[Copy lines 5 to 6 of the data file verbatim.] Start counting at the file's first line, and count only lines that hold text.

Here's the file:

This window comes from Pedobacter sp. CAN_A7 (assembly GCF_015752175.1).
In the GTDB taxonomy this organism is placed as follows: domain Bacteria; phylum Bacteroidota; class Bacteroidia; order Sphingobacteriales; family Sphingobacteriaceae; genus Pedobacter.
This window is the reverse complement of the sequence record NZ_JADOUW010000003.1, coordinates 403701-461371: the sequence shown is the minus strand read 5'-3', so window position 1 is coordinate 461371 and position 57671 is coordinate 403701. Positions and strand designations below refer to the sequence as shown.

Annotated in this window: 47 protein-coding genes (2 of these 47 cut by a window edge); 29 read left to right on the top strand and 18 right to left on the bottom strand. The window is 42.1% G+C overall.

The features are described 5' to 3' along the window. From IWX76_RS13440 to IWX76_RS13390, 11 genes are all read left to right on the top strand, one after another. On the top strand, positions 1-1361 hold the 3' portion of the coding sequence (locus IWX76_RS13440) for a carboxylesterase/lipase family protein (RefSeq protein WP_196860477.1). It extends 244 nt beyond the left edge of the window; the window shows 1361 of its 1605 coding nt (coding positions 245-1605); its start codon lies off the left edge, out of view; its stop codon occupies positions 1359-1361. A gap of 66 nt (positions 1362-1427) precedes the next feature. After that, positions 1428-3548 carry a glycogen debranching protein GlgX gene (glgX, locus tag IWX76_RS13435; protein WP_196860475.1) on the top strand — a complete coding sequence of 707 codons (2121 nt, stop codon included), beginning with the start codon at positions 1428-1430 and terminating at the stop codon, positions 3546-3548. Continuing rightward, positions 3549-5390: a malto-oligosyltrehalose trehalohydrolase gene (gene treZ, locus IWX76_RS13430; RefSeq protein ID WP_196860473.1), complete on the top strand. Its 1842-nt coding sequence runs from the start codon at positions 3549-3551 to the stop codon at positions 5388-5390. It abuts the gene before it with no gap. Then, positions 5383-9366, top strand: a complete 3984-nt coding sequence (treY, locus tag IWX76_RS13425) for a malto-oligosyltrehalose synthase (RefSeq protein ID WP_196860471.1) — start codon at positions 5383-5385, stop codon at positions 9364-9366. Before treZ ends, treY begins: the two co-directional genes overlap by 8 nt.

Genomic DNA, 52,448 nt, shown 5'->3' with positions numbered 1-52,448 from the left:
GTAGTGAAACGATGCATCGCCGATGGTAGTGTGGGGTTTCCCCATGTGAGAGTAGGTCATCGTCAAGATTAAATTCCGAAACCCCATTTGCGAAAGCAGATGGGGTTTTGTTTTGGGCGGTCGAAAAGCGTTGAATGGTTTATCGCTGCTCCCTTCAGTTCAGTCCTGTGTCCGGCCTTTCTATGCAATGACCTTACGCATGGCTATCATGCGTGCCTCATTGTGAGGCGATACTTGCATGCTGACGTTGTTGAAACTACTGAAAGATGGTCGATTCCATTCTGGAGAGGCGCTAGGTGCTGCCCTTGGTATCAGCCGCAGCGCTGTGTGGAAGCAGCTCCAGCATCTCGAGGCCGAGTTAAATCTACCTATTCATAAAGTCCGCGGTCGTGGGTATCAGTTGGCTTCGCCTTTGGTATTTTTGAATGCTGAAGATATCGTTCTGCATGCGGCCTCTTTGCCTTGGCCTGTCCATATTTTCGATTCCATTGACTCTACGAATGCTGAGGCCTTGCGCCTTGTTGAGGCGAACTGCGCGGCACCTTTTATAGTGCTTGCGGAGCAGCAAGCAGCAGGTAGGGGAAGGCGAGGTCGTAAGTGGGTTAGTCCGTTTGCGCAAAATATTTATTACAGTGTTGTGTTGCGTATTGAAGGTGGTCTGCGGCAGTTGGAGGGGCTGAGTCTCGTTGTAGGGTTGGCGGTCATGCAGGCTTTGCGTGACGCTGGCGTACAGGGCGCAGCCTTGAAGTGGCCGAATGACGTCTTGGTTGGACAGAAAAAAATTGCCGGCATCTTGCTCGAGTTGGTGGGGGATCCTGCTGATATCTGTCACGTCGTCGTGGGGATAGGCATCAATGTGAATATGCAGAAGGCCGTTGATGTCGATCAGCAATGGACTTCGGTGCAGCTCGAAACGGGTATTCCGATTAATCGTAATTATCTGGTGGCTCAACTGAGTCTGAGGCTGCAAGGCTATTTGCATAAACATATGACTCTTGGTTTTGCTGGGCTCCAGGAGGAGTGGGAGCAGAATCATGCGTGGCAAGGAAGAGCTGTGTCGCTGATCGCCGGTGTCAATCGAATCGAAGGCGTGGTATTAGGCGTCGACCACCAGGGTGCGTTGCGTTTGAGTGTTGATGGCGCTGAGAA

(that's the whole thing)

The features are described 5' to 3' along the window. From IWX76_RS13440 to IWX76_RS13390, 11 genes are all read left to right on the top strand, one after another. On the top strand, positions 1-1361 hold the 3' portion of the coding sequence (locus IWX76_RS13440) for a carboxylesterase/lipase family protein (RefSeq protein WP_196860477.1). It extends 244 nt beyond the left edge of the window; the window shows 1361 of its 1605 coding nt (coding positions 245-1605); its start codon lies off the left edge, out of view; its stop codon occupies positions 1359-1361. A gap of 66 nt (positions 1362-1427) precedes the next feature. After that, positions 1428-3548 carry a glycogen debranching protein GlgX gene (glgX, locus tag IWX76_RS13435; protein WP_196860475.1) on the top strand — a complete coding sequence of 707 codons (2121 nt, stop codon included), beginning with the start codon at positions 1428-1430 and terminating at the stop codon, positions 3546-3548. Continuing rightward, positions 3549-5390: a malto-oligosyltrehalose trehalohydrolase gene (gene treZ, locus IWX76_RS13430; RefSeq protein ID WP_196860473.1), complete on the top strand. Its 1842-nt coding sequence runs from the start codon at positions 3549-3551 to the stop codon at positions 5388-5390. It abuts the gene before it with no gap. Then, positions 5383-9366, top strand: a complete 3984-nt coding sequence (treY, locus tag IWX76_RS13425) for a malto-oligosyltrehalose synthase (RefSeq protein ID WP_196860471.1) — start codon at positions 5383-5385, stop codon at positions 9364-9366. Before treZ ends, treY begins: the two co-directional genes overlap by 8 nt.

Genomic DNA, 52,448 nt, shown 5'->3' with positions numbered 1-52,448 from the left: